The Diamond Mercenaries aka Killer Force 1975 ***

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‘They’re mercenaries, not idiots’ is a telling line from The Diamond Mercenaries, but the matter is very much up for discussion. Sure, if your idea of a good Saturday night romp is watching the late Peter Fonda suffering an intrusive rectal examination, then Val Guest’s 1975 thriller is likely to be just what you’re looking for. But Fonda’s indignities are only a small part of what’s on offer here, from Telly Savalas’s turtle-neck wardrobe to Christopher Lee in khaki; if you miss the simple virtues of a 1970’s potboiler, the Force assembled here is all Killer and no filler.

Savalas is Harry Webb, the head of security at the “Syndicated Diamond Corporation’ which sounds like a trip-hop band and that vibe seems to have influenced Savalas to play Webb like a night-club owner complete with a garish wardrobe. The random picks for the opposition include OJ Simpson, Christopher Lee and Hugh O’Brian, while Bond girl Maud Adams slinks about on the side-lines as a glamorous tv reporter. Fonda was coming to the end of his leading-man status, his bankability drained by the vogue for anti-heroes having ebbed by the mid70’s, and he gives a strange performance behind a Seth Rogen beard and mega-shades.

Having excoriated Amazon Prime for some of their awful prints, I should note that The Diamond Mercenaries looks crisp and the desert scenes are rather beautiful. As are, in a different way, the 1976 interiors, which have a luridness worth catching. And it’s worth appreciating that the South African setting allows for a certain largess in terms of action, which many bullets and explosions in a frantic half hour.

For Guest, late in his career and sandwiched between Confessions of a Window Cleaner and Cannon and Ball vehicle The Boys in Blue, this is a surprisingly zestful actioneer in a sub-Alistair Maclean style. The bright yellow jeeps may well be the most memorable thing here, but streaming is probably the best shot that this forgotten movie has of any kind of redemption.

Race With The Devil 1975 ***

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A film-loving friend suggested trying to imagine the definitive 70’s movie; The Great Smokey Mountain Carquake and Orangutan In a Trans-am were the (fictional) winning entries. Race with the Devil would do just as well; Jack Starrett’s 1975 horror-action hybrid attempts to capture the mid-70’s angst by fusing demonology with hard driving; the late Peter Fonda was the ideal centre for this film. Roger Marsh (Fonda) and his pal Frank (Warren Oates) grab their girls (Loretta Swit and Lara Parker) and head into the desert with their RV and motorbikes, only to come across Satanists; the result is, quite literally, a race with the devil. There’s a few staples of 70’s cinema here, from distrust of authorities to a downbeat ending, but there’s also a sense of fun; if you mash up Deliverance, Easy Rider and The Exorcist, this is exactly what you get.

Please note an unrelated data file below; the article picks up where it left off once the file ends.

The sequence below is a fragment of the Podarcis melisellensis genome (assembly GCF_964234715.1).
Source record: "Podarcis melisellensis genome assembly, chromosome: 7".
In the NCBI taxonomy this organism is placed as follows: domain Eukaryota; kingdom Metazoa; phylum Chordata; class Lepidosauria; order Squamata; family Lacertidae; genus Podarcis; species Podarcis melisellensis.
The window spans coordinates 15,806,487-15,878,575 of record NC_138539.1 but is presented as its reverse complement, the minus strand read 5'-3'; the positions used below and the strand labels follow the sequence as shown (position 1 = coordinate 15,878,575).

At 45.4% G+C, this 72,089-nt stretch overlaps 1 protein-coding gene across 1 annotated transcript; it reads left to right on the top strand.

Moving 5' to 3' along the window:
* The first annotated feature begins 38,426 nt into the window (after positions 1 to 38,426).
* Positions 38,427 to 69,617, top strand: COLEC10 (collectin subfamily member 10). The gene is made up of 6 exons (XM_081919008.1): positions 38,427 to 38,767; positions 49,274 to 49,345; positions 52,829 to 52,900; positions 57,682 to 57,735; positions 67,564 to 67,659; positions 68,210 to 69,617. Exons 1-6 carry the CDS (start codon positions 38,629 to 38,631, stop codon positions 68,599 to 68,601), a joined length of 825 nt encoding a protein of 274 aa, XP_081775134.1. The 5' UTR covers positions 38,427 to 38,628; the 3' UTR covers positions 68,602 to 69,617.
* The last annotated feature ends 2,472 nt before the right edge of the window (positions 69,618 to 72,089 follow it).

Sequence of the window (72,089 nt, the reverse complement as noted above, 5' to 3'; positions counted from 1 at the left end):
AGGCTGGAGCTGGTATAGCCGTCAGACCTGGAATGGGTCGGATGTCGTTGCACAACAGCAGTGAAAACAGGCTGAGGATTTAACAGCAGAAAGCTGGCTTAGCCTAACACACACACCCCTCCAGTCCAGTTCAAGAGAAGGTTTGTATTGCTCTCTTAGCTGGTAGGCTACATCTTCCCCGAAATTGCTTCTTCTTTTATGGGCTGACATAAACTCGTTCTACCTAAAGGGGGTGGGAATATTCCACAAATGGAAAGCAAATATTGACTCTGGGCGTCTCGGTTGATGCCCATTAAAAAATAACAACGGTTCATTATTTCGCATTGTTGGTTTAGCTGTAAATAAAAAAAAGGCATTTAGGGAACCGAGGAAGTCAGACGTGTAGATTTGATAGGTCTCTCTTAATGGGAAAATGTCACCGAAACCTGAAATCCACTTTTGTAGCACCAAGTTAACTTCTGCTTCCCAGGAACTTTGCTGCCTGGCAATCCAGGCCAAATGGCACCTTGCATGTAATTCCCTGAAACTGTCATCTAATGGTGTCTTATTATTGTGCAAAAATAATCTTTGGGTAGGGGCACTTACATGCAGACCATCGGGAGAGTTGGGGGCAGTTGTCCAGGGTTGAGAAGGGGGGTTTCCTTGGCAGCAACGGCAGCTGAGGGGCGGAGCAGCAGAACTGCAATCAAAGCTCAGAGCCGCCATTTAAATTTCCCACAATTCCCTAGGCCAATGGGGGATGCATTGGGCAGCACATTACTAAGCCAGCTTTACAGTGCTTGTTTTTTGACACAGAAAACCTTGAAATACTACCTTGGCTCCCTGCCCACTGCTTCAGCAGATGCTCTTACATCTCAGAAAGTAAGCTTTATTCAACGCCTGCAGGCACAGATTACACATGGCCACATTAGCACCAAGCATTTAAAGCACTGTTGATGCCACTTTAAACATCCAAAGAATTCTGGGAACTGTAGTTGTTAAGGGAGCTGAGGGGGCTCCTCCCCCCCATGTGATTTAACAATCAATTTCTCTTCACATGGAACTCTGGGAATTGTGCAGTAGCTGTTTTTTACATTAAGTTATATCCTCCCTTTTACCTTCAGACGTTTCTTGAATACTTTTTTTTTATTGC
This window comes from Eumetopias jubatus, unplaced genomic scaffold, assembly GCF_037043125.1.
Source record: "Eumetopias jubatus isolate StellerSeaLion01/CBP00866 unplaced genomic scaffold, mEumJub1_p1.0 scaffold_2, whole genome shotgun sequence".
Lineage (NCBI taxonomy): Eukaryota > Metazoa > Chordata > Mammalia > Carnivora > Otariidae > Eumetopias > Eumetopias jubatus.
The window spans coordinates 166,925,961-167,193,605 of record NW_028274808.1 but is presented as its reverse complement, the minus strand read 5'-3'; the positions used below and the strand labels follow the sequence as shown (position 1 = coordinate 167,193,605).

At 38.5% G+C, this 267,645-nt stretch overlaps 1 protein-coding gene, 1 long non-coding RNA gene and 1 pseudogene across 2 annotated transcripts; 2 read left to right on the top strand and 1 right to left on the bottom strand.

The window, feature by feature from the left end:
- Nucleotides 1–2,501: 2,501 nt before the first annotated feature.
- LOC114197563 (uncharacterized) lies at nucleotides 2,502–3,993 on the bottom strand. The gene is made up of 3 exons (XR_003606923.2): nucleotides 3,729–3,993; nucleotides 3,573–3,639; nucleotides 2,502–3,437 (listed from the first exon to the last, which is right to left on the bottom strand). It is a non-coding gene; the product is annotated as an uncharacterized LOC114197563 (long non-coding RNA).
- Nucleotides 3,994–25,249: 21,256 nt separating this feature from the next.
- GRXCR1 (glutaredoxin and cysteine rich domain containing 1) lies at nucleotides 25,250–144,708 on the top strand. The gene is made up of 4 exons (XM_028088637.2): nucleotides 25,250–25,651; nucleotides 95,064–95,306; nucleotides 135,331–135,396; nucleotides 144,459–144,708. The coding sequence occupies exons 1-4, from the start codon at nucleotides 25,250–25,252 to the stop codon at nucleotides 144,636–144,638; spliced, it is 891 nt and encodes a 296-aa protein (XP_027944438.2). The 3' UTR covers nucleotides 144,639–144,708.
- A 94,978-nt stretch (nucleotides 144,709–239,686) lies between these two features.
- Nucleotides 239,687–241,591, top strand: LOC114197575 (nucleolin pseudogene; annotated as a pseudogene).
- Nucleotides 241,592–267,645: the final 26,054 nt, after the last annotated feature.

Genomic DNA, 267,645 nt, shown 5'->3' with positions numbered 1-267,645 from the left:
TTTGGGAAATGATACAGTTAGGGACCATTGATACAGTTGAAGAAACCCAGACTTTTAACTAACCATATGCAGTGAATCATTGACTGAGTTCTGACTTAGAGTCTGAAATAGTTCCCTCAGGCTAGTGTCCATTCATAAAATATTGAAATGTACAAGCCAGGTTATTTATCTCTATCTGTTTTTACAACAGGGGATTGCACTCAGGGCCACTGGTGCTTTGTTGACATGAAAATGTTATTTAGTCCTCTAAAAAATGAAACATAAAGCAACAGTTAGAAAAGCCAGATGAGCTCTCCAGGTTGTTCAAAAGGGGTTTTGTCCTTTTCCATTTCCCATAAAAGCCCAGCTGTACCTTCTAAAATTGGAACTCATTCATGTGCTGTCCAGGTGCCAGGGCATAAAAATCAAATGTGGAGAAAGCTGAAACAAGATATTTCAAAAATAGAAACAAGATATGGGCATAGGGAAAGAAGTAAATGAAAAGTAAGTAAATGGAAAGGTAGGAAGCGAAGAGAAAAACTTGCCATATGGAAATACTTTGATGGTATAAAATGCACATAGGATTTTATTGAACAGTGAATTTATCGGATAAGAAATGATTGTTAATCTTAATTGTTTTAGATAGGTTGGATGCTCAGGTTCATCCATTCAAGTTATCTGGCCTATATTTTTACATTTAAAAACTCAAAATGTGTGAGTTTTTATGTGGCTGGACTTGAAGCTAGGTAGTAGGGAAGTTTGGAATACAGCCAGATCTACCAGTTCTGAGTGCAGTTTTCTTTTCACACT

https://itunes.apple.com/us/movie/race-with-the-devil/id759908747

Dirty Mary, Crazy Larry **** 1974

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(This review renosed and updated after the death of Peter Fonda in August 2019). On the back of his Easy Rider success, Hollywood didn’t know what to do with Peter Fonda, and he was shoe-horned into a number of vehicles in the hope of capturing a youth audience. Some of them, notably Race With The Devil, are great fun, and probably the best of Fonda’s work in this period is Dirty Mary, Crazy Larry. Finding a sweet spot between the road-hippie odyssey of Easy Rider and the sunny automotive destruction of Smokey and the Bandit, Dirty Mary, Crazy Larry cast Peter Fonda and Susan George as the titular ex-NASCAR driver and his girl as they evade the attentions of a corrupt sheriff and somehow strike a blow for all-American freedom by causing pile-ups and car smashes. The final helicopter chase is a high-water-mark of stunt-work, well handled by John Hough, and the ending is a absolute one-off that sticks in your mind forever. Simultaneously sociopathic and patriotic, it’s an anti-establishment drama without the politics, and shows Fonda’s free-wheeling charisma and anti-hero styling at its best.

Futureworld 1976 ***

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Although the much discussed remake of Westworld has travelled a much more high-brow road, the original has a special place in pop culture, notably taking Yul Brynner’s cowboy from The Magnificent Seven and repositioning him as a terminator-style robot, bent on hunting down two tourists (Richard Benjamin and James Brolin) in the futuristic Delos theme park. This sequel expands the Delos universe to reveal a plot for taking over the world with strategically placed robots, with Peter Fonda as the journalist uncovering the conspiracy. Blythe Danner provides colourful support, and there’s a surreal dream sequence in which she imagines herself romantically stalked by Brynner’s robot. Futureworld is a sloppier proposition than the original film, but certainly has its moment of surreal charm, not least for the early CGI, quite literally in the form of the hand of Pixar exec Ed Catmull.